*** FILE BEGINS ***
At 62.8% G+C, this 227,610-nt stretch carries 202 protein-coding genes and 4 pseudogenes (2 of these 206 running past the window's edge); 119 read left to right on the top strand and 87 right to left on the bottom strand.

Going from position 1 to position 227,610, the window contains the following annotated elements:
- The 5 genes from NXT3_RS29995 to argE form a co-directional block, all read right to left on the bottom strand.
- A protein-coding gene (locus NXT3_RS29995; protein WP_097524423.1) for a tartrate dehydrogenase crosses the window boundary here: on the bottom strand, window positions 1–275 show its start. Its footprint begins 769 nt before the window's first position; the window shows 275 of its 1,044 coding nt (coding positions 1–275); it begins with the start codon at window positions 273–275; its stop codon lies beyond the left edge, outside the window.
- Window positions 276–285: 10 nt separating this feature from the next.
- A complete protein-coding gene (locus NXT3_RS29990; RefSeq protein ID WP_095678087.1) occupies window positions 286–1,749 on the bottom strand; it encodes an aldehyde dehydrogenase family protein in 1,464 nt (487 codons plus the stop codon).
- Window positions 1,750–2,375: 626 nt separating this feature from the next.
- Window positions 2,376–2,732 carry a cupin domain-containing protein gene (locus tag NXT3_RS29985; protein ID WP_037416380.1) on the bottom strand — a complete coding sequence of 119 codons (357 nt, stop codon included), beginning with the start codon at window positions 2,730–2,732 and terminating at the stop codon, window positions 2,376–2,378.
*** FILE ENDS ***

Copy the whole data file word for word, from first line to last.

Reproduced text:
At 62.8% G+C, this 227,610-nt stretch carries 202 protein-coding genes and 4 pseudogenes (2 of these 206 running past the window's edge); 119 read left to right on the top strand and 87 right to left on the bottom strand.

Going from position 1 to position 227,610, the window contains the following annotated elements:
- The 5 genes from NXT3_RS29995 to argE form a co-directional block, all read right to left on the bottom strand.
- A protein-coding gene (locus NXT3_RS29995; protein WP_097524423.1) for a tartrate dehydrogenase crosses the window boundary here: on the bottom strand, window positions 1–275 show its start. Its footprint begins 769 nt before the window's first position; the window shows 275 of its 1,044 coding nt (coding positions 1–275); it begins with the start codon at window positions 273–275; its stop codon lies beyond the left edge, outside the window.
- Window positions 276–285: 10 nt separating this feature from the next.
- A complete protein-coding gene (locus NXT3_RS29990; RefSeq protein ID WP_095678087.1) occupies window positions 286–1,749 on the bottom strand; it encodes an aldehyde dehydrogenase family protein in 1,464 nt (487 codons plus the stop codon).
- Window positions 1,750–2,375: 626 nt separating this feature from the next.
- Window positions 2,376–2,732 carry a cupin domain-containing protein gene (locus tag NXT3_RS29985; protein ID WP_037416380.1) on the bottom strand — a complete coding sequence of 119 codons (357 nt, stop codon included), beginning with the start codon at window positions 2,730–2,732 and terminating at the stop codon, window positions 2,376–2,378.